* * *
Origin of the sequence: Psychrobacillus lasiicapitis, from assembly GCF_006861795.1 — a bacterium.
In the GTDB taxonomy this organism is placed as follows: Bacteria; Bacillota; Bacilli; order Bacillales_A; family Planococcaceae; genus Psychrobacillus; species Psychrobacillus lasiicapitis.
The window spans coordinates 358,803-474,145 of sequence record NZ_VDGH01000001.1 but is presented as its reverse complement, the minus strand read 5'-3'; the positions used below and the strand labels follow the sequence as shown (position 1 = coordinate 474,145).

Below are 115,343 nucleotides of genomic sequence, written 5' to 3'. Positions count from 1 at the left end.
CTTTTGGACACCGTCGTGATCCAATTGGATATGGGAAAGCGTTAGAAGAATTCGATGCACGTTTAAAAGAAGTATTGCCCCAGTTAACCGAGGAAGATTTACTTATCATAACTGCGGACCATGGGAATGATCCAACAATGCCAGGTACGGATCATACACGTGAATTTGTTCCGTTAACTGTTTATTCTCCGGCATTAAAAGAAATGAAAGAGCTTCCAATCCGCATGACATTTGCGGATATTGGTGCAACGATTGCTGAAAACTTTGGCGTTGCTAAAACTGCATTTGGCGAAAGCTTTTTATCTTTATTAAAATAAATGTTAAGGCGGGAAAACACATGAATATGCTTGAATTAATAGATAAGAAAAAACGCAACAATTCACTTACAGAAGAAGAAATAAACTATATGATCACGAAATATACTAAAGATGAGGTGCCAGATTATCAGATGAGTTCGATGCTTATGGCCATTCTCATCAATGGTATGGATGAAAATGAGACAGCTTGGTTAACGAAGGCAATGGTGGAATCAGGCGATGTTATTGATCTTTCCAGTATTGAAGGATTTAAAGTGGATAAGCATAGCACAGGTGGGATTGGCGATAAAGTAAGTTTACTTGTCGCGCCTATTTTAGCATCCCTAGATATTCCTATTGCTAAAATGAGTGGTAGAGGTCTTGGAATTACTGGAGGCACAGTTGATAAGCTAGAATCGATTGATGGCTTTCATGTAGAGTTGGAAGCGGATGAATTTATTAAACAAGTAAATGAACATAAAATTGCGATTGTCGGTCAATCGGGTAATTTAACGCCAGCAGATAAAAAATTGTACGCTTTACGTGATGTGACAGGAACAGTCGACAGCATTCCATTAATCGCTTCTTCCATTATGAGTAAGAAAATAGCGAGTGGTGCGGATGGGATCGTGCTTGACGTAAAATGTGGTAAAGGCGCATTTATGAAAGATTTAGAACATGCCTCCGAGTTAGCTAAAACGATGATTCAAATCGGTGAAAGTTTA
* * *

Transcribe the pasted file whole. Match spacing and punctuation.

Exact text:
Origin of the sequence: Psychrobacillus lasiicapitis, from assembly GCF_006861795.1 — a bacterium.
In the GTDB taxonomy this organism is placed as follows: Bacteria; Bacillota; Bacilli; order Bacillales_A; family Planococcaceae; genus Psychrobacillus; species Psychrobacillus lasiicapitis.
The window spans coordinates 358,803-474,145 of sequence record NZ_VDGH01000001.1 but is presented as its reverse complement, the minus strand read 5'-3'; the positions used below and the strand labels follow the sequence as shown (position 1 = coordinate 474,145).

Below are 115,343 nucleotides of genomic sequence, written 5' to 3'. Positions count from 1 at the left end.
CTTTTGGACACCGTCGTGATCCAATTGGATATGGGAAAGCGTTAGAAGAATTCGATGCACGTTTAAAAGAAGTATTGCCCCAGTTAACCGAGGAAGATTTACTTATCATAACTGCGGACCATGGGAATGATCCAACAATGCCAGGTACGGATCATACACGTGAATTTGTTCCGTTAACTGTTTATTCTCCGGCATTAAAAGAAATGAAAGAGCTTCCAATCCGCATGACATTTGCGGATATTGGTGCAACGATTGCTGAAAACTTTGGCGTTGCTAAAACTGCATTTGGCGAAAGCTTTTTATCTTTATTAAAATAAATGTTAAGGCGGGAAAACACATGAATATGCTTGAATTAATAGATAAGAAAAAACGCAACAATTCACTTACAGAAGAAGAAATAAACTATATGATCACGAAATATACTAAAGATGAGGTGCCAGATTATCAGATGAGTTCGATGCTTATGGCCATTCTCATCAATGGTATGGATGAAAATGAGACAGCTTGGTTAACGAAGGCAATGGTGGAATCAGGCGATGTTATTGATCTTTCCAGTATTGAAGGATTTAAAGTGGATAAGCATAGCACAGGTGGGATTGGCGATAAAGTAAGTTTACTTGTCGCGCCTATTTTAGCATCCCTAGATATTCCTATTGCTAAAATGAGTGGTAGAGGTCTTGGAATTACTGGAGGCACAGTTGATAAGCTAGAATCGATTGATGGCTTTCATGTAGAGTTGGAAGCGGATGAATTTATTAAACAAGTAAATGAACATAAAATTGCGATTGTCGGTCAATCGGGTAATTTAACGCCAGCAGATAAAAAATTGTACGCTTTACGTGATGTGACAGGAACAGTCGACAGCATTCCATTAATCGCTTCTTCCATTATGAGTAAGAAAATAGCGAGTGGTGCGGATGGGATCGTGCTTGACGTAAAATGTGGTAAAGGCGCATTTATGAAAGATTTAGAACATGCCTCCGAGTTAGCTAAAACGATGATTCAAATCGGTGAAAGTTTA